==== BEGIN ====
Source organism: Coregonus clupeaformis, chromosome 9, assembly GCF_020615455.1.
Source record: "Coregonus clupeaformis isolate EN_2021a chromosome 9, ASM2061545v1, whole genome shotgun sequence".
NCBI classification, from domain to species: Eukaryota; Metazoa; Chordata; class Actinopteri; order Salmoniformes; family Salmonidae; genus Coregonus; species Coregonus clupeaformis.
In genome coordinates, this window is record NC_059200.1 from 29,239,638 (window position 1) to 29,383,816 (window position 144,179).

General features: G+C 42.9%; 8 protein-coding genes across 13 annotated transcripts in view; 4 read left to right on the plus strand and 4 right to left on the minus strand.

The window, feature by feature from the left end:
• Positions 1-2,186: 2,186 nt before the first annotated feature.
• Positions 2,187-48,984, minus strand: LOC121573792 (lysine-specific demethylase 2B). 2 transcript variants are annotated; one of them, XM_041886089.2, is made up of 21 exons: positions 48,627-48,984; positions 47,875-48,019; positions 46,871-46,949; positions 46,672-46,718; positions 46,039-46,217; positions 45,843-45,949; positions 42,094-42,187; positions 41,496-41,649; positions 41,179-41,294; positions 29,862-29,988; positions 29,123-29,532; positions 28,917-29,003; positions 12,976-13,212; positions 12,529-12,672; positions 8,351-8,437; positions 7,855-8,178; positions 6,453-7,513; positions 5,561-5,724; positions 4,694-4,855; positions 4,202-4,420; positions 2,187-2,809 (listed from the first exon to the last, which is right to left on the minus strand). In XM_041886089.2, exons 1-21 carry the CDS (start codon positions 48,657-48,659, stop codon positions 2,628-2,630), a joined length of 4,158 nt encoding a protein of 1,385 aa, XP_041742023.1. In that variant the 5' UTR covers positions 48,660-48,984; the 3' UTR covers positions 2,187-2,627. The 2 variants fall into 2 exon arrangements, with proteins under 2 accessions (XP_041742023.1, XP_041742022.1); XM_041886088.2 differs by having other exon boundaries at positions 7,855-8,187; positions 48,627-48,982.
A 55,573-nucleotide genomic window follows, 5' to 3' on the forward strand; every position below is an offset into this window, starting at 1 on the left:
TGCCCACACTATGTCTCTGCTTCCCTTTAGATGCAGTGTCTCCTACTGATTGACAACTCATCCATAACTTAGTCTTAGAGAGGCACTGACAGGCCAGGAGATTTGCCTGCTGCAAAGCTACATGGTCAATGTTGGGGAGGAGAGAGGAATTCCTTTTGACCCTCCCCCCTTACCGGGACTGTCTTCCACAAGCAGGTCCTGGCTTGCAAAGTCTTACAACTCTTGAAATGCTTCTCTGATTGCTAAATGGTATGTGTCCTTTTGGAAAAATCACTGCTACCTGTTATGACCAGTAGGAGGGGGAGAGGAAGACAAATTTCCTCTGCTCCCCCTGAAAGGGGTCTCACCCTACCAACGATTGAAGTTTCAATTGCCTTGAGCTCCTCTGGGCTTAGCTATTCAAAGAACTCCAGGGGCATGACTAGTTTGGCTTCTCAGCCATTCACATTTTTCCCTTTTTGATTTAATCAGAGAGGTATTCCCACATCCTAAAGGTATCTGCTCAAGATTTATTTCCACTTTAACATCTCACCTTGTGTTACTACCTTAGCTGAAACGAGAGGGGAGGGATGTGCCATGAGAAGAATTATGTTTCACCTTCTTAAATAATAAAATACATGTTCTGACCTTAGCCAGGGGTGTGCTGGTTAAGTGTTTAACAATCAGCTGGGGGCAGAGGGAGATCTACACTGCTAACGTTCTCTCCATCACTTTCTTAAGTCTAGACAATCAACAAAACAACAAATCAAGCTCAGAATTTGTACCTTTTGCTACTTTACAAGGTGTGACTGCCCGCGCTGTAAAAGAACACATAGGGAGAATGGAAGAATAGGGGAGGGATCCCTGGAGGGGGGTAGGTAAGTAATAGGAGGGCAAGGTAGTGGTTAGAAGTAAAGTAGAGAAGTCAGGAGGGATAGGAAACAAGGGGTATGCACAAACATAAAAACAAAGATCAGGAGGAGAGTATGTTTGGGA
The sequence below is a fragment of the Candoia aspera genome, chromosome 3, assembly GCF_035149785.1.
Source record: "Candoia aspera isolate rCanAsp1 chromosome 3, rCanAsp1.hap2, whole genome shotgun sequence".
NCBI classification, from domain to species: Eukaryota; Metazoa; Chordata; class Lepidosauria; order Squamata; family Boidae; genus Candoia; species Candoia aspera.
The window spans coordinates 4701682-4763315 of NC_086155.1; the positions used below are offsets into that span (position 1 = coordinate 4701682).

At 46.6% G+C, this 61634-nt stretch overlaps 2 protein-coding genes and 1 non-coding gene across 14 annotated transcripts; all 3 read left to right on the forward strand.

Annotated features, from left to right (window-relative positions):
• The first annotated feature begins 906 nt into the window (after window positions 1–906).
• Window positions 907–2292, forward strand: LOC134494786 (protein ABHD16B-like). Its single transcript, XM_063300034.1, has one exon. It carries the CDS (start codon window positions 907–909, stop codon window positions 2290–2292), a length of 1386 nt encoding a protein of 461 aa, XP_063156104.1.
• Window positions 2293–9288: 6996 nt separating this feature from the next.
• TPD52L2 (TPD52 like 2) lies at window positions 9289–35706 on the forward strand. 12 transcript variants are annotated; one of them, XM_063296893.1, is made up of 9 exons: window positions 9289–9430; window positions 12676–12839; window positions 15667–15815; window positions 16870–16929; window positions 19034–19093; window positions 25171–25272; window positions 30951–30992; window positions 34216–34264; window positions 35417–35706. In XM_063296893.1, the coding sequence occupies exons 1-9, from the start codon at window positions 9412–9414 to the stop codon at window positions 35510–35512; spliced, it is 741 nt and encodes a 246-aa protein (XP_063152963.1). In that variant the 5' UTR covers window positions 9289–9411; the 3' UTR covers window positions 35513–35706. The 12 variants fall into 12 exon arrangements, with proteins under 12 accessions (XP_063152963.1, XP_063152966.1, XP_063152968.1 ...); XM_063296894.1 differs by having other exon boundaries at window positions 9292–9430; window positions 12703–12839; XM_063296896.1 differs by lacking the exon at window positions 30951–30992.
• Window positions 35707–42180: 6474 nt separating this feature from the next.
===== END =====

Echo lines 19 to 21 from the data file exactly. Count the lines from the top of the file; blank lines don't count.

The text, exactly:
• Window positions 2293–9288: 6996 nt separating this feature from the next.
• TPD52L2 (TPD52 like 2) lies at window positions 9289–35706 on the forward strand. 12 transcript variants are annotated; one of them, XM_063296893.1, is made up of 9 exons: window positions 9289–9430; window positions 12676–12839; window positions 15667–15815; window positions 16870–16929; window positions 19034–19093; window positions 25171–25272; window positions 30951–30992; window positions 34216–34264; window positions 35417–35706. In XM_063296893.1, the coding sequence occupies exons 1-9, from the start codon at window positions 9412–9414 to the stop codon at window positions 35510–35512; spliced, it is 741 nt and encodes a 246-aa protein (XP_063152963.1). In that variant the 5' UTR covers window positions 9289–9411; the 3' UTR covers window positions 35513–35706. The 12 variants fall into 12 exon arrangements, with proteins under 12 accessions (XP_063152963.1, XP_063152966.1, XP_063152968.1 ...); XM_063296894.1 differs by having other exon boundaries at window positions 9292–9430; window positions 12703–12839; XM_063296896.1 differs by lacking the exon at window positions 30951–30992.
• Window positions 35707–42180: 6474 nt separating this feature from the next.